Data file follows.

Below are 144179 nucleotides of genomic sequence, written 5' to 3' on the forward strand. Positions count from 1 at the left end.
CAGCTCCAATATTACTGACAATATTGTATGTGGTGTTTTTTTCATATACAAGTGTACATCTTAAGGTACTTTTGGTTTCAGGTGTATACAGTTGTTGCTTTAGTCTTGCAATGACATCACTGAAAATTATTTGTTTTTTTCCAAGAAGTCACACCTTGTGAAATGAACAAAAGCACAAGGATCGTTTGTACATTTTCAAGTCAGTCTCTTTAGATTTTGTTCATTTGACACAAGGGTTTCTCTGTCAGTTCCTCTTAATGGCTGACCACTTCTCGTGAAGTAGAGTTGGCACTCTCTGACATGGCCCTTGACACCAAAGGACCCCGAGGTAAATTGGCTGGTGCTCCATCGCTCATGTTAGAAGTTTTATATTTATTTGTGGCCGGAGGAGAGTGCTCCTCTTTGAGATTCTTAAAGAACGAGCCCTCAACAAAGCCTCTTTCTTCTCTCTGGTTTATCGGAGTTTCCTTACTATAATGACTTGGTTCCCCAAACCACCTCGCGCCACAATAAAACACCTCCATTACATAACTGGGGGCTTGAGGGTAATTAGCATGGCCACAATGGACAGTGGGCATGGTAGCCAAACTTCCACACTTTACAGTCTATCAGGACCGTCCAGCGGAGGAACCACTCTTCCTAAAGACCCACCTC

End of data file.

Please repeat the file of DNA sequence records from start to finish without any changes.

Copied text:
Below are 144179 nucleotides of genomic sequence, written 5' to 3' on the forward strand. Positions count from 1 at the left end.
CAGCTCCAATATTACTGACAATATTGTATGTGGTGTTTTTTTCATATACAAGTGTACATCTTAAGGTACTTTTGGTTTCAGGTGTATACAGTTGTTGCTTTAGTCTTGCAATGACATCACTGAAAATTATTTGTTTTTTTCCAAGAAGTCACACCTTGTGAAATGAACAAAAGCACAAGGATCGTTTGTACATTTTCAAGTCAGTCTCTTTAGATTTTGTTCATTTGACACAAGGGTTTCTCTGTCAGTTCCTCTTAATGGCTGACCACTTCTCGTGAAGTAGAGTTGGCACTCTCTGACATGGCCCTTGACACCAAAGGACCCCGAGGTAAATTGGCTGGTGCTCCATCGCTCATGTTAGAAGTTTTATATTTATTTGTGGCCGGAGGAGAGTGCTCCTCTTTGAGATTCTTAAAGAACGAGCCCTCAACAAAGCCTCTTTCTTCTCTCTGGTTTATCGGAGTTTCCTTACTATAATGACTTGGTTCCCCAAACCACCTCGCGCCACAATAAAACACCTCCATTACATAACTGGGGGCTTGAGGGTAATTAGCATGGCCACAATGGACAGTGGGCATGGTAGCCAAACTTCCACACTTTACAGTCTATCAGGACCGTCCAGCGGAGGAACCACTCTTCCTAAAGACCCACCTC